Equal Partners
by Roland Ezri

Equal Partners by Roland Ezri

Equal Partners

By Roland Ezri

"Women are the backbone of all societies. They do a substantial part of the work, and play a major role in raising the future generation yet they are largely powerless. The decisions that count are made by men and foisted upon women."

Writings by Roland Ezri

The Second Exodus – Egypt – LV. My Years at 12A Rue Khantaret Ghamra – My Paternal Family (8 of 9)

Uncle Joseph

Joseph did not come into the world alone. With him was born a twin sister who was either still-born or lived for a brief period. My grandmother was grief-stricken. She often speculated of what might have been had the little one survived. She wanted to have a daughter, my grandfather on the other hand wanted a boy. A cruel fate had given them both, only to take one away at the onset. Helene would have to wait for Angele to be born to finally have that female child.

I was a “first” for all the members of the Ezri family. Another 5 years would go by before Robert was born. I seemed to have been a revelation for uncle Joseph; he probably did not realize to what extent he could fall in love with a small child. While he could be a strict, no nonsense, person, that never applied to me.

I could touch his possessions with impunity. He had a gumbaz (weight-lifting) set, and I was allowed to go and look at it, but not lift any weight for I risked injuring myself. For flexibility, he had two elongated bowling-pin-like implement. I loved to watch him use them. When he was finished with them, he always left them in the same corner. When I played with them, aunt Angele was horrified, but if uncle Joseph was around, he would tell her to let me play.

When I got older and went to visit, the first thing I did when I saw him was to ask for une petite piastre (a nickel) to go buy my favorite candies: Brown, licorice-like taste, and hard like stones. He loved to tease me about my taste and warn me not to break a tooth. He also asked about my school-work, and got silly answers for his efforts.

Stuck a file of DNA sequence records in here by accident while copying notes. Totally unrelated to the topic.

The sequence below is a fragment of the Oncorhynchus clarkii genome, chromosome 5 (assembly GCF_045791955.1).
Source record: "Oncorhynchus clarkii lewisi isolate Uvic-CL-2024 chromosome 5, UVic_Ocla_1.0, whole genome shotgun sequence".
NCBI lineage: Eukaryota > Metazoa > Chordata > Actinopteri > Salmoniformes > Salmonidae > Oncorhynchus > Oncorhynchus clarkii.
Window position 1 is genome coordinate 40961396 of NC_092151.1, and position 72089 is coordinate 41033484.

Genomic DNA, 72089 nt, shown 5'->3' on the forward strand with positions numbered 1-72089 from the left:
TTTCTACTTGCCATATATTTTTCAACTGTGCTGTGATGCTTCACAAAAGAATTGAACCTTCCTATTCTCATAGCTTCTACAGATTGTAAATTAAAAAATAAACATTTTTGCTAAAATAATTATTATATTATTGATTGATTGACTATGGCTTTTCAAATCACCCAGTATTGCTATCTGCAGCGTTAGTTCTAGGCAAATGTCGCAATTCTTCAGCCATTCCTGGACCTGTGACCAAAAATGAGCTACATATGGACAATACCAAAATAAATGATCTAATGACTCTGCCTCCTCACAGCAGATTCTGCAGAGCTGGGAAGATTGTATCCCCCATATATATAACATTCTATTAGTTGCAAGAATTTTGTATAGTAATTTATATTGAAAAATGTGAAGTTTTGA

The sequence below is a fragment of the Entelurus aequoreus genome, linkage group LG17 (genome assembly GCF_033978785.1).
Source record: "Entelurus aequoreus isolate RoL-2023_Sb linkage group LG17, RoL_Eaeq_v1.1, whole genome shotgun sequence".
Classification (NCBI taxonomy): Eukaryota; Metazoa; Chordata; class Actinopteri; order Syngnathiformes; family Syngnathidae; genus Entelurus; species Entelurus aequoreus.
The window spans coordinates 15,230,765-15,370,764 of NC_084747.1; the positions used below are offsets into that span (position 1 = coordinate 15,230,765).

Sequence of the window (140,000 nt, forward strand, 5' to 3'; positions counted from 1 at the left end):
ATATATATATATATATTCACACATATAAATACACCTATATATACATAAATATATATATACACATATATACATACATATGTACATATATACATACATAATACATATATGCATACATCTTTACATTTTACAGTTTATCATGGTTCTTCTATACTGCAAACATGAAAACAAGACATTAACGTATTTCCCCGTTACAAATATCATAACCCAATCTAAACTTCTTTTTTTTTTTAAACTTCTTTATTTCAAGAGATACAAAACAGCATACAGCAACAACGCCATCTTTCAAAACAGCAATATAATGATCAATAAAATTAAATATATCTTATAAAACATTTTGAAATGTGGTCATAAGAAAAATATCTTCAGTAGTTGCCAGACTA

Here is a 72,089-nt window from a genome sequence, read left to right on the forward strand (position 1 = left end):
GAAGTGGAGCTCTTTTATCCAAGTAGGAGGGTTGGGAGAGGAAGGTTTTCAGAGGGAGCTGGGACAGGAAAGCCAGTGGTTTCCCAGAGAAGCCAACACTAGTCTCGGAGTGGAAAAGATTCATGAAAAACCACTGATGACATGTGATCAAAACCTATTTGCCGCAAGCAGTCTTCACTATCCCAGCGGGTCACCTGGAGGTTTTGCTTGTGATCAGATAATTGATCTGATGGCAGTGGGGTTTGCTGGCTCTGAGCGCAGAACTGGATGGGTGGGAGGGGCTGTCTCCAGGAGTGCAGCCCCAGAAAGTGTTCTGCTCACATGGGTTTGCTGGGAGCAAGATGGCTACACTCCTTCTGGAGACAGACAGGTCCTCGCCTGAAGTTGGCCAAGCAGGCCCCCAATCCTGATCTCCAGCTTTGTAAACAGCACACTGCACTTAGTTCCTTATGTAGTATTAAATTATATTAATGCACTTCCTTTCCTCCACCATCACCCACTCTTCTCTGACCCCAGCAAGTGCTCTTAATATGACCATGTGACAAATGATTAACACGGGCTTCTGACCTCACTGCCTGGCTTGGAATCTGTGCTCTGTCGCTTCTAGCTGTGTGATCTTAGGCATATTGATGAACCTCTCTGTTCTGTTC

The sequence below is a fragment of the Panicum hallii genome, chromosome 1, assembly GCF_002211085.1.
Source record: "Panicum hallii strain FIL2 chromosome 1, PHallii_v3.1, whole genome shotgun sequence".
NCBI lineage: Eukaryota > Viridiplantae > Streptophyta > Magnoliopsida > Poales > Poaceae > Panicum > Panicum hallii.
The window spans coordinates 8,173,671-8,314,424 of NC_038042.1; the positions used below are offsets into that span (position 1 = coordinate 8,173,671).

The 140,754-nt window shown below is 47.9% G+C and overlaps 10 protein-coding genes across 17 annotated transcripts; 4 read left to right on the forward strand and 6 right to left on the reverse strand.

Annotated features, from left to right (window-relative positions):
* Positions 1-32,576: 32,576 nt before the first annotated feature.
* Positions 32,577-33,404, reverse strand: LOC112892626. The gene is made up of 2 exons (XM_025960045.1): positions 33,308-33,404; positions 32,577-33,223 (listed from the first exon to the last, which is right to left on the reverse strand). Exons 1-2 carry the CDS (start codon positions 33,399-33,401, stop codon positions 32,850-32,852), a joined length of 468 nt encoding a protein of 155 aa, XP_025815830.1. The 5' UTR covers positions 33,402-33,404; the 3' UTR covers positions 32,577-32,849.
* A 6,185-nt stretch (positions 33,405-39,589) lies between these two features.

He was not a demonstrative man, not the kind that would scoop up a child, hug him, and kiss him. However, what I meant to him would become clear decades later.

Let me for a moment shift the scene from the ’40s to 1995. My daughter Rita had just given birth to a boy, Jeremy. My son Michael, at the time, was in Toronto studying for a law degree. The first encounter of uncle and nephew started a love affair that persists to the present day – 16 years later. Michael went nuts! He traveled from Toronto to Ottawa at least once every 2 weeks just to hold a small babe! Later the two would play together by the hours. Nothing was too much for Jeremy; if I even gave a crooked look to his beloved nephew, he would be all over me.

The tender relationship that developed between Michael and Jeremy drove home the point that uncle and nephew can be very close, specially if he is your first. More than once, looking at Jeremy and Michael, the thought crossed my mind: “So this is what I meant for uncle Joseph.”

Joseph remained a bachelor for many years. He led a care-free life, going out with friends and staying up late. He worked as a salesman and could to some extent set his own hours.

He was rarely home for a complete evening. When he did, he would get into his pyjamas and read his newspaper. Joseph considered his pyjamas as an important part of part of his wardrobe. He acquired (or custom made) the best pyjamas money could buy. After all these years, if I have to summon an image of my beloved uncle, it would be with him sporting one of his elegant pyjamas.

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